As luck would have it, this very film had recently been restored by UCLA and the Academy Film Archives and had been successfully received at film festivals and special showings both nationally and internationally. In addition, WCFTR had also recently restored a lively 16mm “home movie”, shot on the UW-Madison campus in the early 1920’s by a self-described “film fraternity”, to act as a fitting movie preamble to the Jazz Age comedy of manners receiving its second exhibition, at this very same venue, precisely 88 years after its first. Duck Soup Cinema’s 30th anniversary showing of Her Wild Oat, given an appropriately jazzy thrust by organist Jelani Eddington, was just about the closest this film fan has ever experienced to virtually stepping into a cinematic time machine.


Marketing and Promotion

Possibly the best draw for the series, in terms of attendance and family-friendly appeal, has been its broad-based accessibility. The special quality of silent movies, as an art form distinct from the later addition of sound, is in its transparency and simplicity of expression; so much so that a film made in 1919 has a better chance of being understood by a diverse audience than a film made even 10 or 20 years later. Despite an individual’s age, background, or country of origin, every movement made on-screen in a silent film derives instant recognition from audience members when performed by brilliant actors and pantomimists like Charlie Chaplin or Lillian Gish.

the exquisitely suffering Lillian Gish in D.W. Griffith’s grand melodrama WAY DOWN EAST (1920)

Because of course “silence” transcends language barriers; even, one could argue, when the intricately-designed intertitles appear as so many impenetrable blocks of text. Having taken my preteen nephews, now 7 and 9-years-old, to past showings of Buster Keaton and Harold Lloyd at Duck Soup has been an entertaining education in nascent film-viewing for me because there has been, without fail, that inexplicable movie magic moment where a gesture or action on-screen “hits” and these two kids of the 21st century are suddenly at the comic mercy of screen luminaries born in the 19th century.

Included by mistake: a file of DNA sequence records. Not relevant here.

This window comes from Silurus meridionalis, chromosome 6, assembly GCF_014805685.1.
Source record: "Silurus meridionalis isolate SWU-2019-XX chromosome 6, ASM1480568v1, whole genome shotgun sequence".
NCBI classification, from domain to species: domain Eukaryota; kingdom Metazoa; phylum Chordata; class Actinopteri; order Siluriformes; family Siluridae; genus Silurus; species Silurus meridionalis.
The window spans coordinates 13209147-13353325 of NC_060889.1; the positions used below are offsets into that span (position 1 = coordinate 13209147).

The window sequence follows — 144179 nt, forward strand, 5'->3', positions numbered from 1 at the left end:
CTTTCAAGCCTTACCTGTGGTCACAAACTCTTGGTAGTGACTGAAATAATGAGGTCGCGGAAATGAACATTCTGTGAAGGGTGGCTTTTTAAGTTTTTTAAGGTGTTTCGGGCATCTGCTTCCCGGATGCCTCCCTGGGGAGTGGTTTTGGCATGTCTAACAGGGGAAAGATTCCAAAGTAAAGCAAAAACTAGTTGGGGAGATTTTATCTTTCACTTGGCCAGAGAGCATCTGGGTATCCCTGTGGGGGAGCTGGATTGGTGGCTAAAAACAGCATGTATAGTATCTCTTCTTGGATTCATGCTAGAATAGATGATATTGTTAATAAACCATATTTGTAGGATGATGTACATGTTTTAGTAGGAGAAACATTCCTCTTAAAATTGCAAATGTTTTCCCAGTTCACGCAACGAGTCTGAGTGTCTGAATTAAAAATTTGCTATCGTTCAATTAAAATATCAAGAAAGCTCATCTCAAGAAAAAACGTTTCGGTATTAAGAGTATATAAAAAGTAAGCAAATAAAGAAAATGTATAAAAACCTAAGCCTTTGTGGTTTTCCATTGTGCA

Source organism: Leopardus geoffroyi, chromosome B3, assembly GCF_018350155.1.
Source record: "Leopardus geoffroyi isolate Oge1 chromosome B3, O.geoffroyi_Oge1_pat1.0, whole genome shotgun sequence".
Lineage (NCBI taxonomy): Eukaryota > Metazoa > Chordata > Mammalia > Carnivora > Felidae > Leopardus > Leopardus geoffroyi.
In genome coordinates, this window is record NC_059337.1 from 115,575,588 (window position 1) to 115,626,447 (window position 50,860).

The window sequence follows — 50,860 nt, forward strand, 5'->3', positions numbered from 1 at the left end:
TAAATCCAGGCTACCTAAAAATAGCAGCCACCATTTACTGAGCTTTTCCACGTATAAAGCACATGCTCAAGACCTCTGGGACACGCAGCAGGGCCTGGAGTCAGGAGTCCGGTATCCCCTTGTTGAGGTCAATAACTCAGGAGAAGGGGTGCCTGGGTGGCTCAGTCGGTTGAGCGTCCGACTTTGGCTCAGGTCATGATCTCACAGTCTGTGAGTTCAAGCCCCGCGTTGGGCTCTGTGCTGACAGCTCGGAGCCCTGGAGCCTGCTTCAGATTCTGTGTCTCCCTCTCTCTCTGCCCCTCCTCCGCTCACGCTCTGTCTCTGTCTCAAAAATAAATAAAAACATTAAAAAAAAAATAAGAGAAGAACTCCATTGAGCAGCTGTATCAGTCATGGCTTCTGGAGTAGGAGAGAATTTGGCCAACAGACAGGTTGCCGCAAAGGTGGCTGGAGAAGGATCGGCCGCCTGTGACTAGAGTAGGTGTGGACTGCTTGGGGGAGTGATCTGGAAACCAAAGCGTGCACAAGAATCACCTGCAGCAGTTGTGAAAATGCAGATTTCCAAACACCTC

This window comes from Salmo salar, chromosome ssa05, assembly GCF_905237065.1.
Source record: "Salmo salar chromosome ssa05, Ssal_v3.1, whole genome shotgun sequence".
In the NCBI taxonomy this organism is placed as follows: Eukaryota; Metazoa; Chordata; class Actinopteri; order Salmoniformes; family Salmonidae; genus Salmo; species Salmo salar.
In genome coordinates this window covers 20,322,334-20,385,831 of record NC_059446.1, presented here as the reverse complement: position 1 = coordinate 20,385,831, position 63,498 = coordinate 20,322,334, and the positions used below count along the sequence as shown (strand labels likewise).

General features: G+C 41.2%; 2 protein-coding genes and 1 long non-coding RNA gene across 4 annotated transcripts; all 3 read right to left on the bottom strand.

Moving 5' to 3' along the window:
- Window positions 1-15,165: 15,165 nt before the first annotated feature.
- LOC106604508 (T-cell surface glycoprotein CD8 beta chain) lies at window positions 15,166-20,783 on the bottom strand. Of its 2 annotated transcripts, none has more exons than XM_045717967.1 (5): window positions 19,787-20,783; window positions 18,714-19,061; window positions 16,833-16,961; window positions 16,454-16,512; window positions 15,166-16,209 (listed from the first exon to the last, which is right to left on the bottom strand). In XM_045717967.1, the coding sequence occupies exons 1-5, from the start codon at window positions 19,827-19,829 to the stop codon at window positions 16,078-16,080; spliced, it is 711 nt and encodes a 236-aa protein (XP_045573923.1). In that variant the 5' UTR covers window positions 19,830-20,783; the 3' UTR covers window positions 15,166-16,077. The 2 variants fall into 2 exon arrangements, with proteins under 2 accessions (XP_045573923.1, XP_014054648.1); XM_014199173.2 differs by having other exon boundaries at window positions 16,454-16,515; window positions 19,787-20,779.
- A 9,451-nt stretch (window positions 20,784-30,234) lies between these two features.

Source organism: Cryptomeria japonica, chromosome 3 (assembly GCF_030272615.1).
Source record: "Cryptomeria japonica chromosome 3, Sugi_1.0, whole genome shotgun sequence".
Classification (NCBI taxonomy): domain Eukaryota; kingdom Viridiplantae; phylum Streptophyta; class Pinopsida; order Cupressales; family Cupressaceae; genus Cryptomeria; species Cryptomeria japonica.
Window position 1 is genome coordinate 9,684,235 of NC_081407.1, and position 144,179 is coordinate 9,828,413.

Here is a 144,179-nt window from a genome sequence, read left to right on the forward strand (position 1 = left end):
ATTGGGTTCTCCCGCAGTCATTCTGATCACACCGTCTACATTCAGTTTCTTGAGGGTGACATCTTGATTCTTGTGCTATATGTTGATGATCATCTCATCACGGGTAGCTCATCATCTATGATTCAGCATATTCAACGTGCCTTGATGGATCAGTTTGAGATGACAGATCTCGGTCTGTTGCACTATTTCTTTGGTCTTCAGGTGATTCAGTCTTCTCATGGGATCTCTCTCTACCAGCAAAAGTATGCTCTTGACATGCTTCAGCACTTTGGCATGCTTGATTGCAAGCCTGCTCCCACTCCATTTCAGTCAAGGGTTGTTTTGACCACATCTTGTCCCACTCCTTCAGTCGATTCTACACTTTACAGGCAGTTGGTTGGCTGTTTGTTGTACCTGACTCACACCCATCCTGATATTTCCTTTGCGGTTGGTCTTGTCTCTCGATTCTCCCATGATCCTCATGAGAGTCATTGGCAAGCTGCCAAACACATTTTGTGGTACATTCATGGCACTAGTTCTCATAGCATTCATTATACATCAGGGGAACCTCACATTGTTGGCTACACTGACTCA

When, for instance, the 7- (then 6-)year old saw his first silent movie Seven Chances (1925), he didn’t quite know what to make of the black-and-white pictures or the old style of clothes and cars, but when he saw Joseph Frank Keaton, Jr. pulling one of his immortal “Busters” – tumbling head-over-heels down a veritable mountain while hotly pursued by a spectacular avalanche of boulders-and-brides – the initially skeptical lad let out an actual and involuntary “Whoop!”

Buster Keaton, pursued, in 1925’s SEVEN CHANCES

Word of mouth, along with low- and special-ticket cost, then, has been the silent movie series’ best selling points towards attracting “audiences of all ages”. With community donations and subsidies from local businesses, along with generous individual contributions from series sponsors, Duck Soup Cinema, in its 31st season, beginning in the fall of 2017 and concluding in the spring of 2018, will continue to charge $7 for general admission and $3 for children 12 and under.